73% Drop in Election Fraud Misinformation After Trump’s Twitter Ban
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Trump‘s bans from major social media platforms such as Twitter, Facebook, Youtube have contributed to the 73% drop in election fraud misinformation, founded by research firm Zignal Labs.
According to Washington Post’s report, which covers the period from January 9 to 15:
“Conversations about election fraud dropped from 2.5 million mentions to 688,000.” after Trump’s bans from Twitter.
Hashtags related to the Capitol riot plunged significantly. The use of #FightforTrump fell by 95 percent.
#HoldTheLine and “March for Trump” drop by 95 percent.
QAnon hashtags and phrases saw a decline, but there still has been a 15% increase in the mentions of the conspiracy theory.
Fewer people shared and clicked on right-wing political content on Facebook following the ban.
As suggested by earlier research, Trump’s tweets have spilled out at massive rates. This gave Trump superior power for shaping conversations and perceived truths among his audience.
A study released in October also found that only 20 accounts, including Trump’s, accounted for a fifth of misinformation about the election.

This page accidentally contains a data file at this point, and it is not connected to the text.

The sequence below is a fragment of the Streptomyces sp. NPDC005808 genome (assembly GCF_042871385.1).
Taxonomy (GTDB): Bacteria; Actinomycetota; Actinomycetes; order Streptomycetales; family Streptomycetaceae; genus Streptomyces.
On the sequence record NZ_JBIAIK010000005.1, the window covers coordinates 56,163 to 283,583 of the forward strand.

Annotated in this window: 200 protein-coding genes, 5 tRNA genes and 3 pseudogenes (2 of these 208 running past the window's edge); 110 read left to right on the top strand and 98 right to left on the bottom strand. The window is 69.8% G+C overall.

The world of the Internet is just complicated, so it’s hard to predict how social media mentions may have trended if Trump had not been banned.
That said, de-platforming contributed to reducing misinformation. Trump’s following will almost certainly be smaller; the hope, now, is that it doesn’t become more extreme as users turn to social media networks that make a little-to-no effort into combatting misinformation.
Last week, Trump gets suspended from YouTube for seven days after the Capitol riot as a recent video on his channel had incited violence. The video platform continued extending Trump’s suspension for another week.
The extension is likely in line with the efforts of other platforms in minimizing the risk of incitement to violence.